- The type of property, whether residential or commercial.
- The amenities provided such as place for parking of cars, the feature of rainwater harvesting, etc.
- Type of constructions, whether multi-storied, single floor or pukka or kutcha house.
After all these things are determined by the Municipal Corporation, they then use the formula for calculating the amount of property tax to be paid by the individual.
The formula is - Property tax= base value of the property x floor factor x type of building x age factor x built up area x category of use.
When the individual fails to pay the amount of property tax on time then he is charged a fine for the late payments of property tax. The fine generally is equal to a certain percentage of the amount of taxes due. In this case also the amount of late fine varies from state to state. But the optimum amount of percentage charged for late fine ranges from 5% to 20%. There also exists a case when a state or Municipal Corporation can even disregarded the concept of charging of late fine on the amount of property tax due.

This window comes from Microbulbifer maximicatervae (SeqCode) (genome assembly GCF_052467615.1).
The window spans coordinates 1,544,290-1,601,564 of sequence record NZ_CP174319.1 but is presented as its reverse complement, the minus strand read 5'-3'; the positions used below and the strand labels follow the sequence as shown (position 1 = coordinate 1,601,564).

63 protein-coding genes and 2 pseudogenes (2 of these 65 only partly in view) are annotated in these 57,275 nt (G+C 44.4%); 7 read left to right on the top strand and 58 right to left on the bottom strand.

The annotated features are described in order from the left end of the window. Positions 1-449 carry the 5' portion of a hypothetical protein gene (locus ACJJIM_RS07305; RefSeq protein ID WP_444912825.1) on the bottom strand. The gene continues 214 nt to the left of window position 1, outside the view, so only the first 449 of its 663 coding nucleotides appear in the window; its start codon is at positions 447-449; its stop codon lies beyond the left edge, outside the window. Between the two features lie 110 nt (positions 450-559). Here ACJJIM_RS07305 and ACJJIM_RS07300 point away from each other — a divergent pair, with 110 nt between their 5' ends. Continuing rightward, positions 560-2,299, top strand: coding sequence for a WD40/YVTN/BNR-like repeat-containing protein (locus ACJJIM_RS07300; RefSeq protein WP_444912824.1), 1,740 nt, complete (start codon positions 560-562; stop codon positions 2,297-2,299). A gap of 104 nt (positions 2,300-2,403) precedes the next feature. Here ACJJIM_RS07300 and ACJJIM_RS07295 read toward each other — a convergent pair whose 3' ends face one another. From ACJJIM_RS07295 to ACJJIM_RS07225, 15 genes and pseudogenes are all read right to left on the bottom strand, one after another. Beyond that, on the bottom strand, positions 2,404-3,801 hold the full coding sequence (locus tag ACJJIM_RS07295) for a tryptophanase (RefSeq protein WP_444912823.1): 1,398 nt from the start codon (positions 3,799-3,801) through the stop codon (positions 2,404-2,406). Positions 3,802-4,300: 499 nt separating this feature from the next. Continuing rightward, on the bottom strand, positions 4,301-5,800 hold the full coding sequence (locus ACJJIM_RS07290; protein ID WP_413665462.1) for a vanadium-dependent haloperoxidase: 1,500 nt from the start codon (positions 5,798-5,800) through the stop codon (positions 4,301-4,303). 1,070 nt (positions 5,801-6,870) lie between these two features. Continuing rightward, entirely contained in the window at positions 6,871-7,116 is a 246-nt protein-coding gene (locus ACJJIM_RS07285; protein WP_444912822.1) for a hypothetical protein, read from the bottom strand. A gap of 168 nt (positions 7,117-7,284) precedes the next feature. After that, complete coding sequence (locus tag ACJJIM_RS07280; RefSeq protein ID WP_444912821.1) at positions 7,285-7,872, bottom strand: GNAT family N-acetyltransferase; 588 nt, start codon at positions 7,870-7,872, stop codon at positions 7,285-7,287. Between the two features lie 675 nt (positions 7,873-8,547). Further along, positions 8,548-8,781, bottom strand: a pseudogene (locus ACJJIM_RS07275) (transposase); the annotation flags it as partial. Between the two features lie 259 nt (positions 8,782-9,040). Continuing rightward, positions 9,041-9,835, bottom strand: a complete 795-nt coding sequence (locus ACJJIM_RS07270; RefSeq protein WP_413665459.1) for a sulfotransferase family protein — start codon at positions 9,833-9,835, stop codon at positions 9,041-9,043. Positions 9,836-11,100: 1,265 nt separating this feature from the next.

Section 80C of the Income Tax Act which was passed in the year 1961 becomes relevant when property tax is concerned. Individuals who are buying a new house for themselves can claim a tax deduction under Section 80C of the Income Tax Act. Such deductions are available for the registration charges payable on the house and the stamp duty payable. These costs alone constitute about 10% of the cost of the property and so the deduction available under Section 80C is sufficient for individuals for saving tax. One thing to note with regard to this section i.e. Section 80C is that the total amount of deduction available is limited to Rs.1.5 lakhs. Moreover, any additional expenses which are incurred on the transfer of property can also be claimed as deduction under this Section. However, any deductions available are applicable only in case of purchase of a new property.
When a property is sold, the profit earned from such sale is entitled to be taxed a capital gains tax. However, if a new house is bought using the proceeds of selling a property within two years of the sale or if the proceeds are used for construction of a new house, such expenses incurred on construction or purchase of a house property would be excluded from the capital gains tax liability.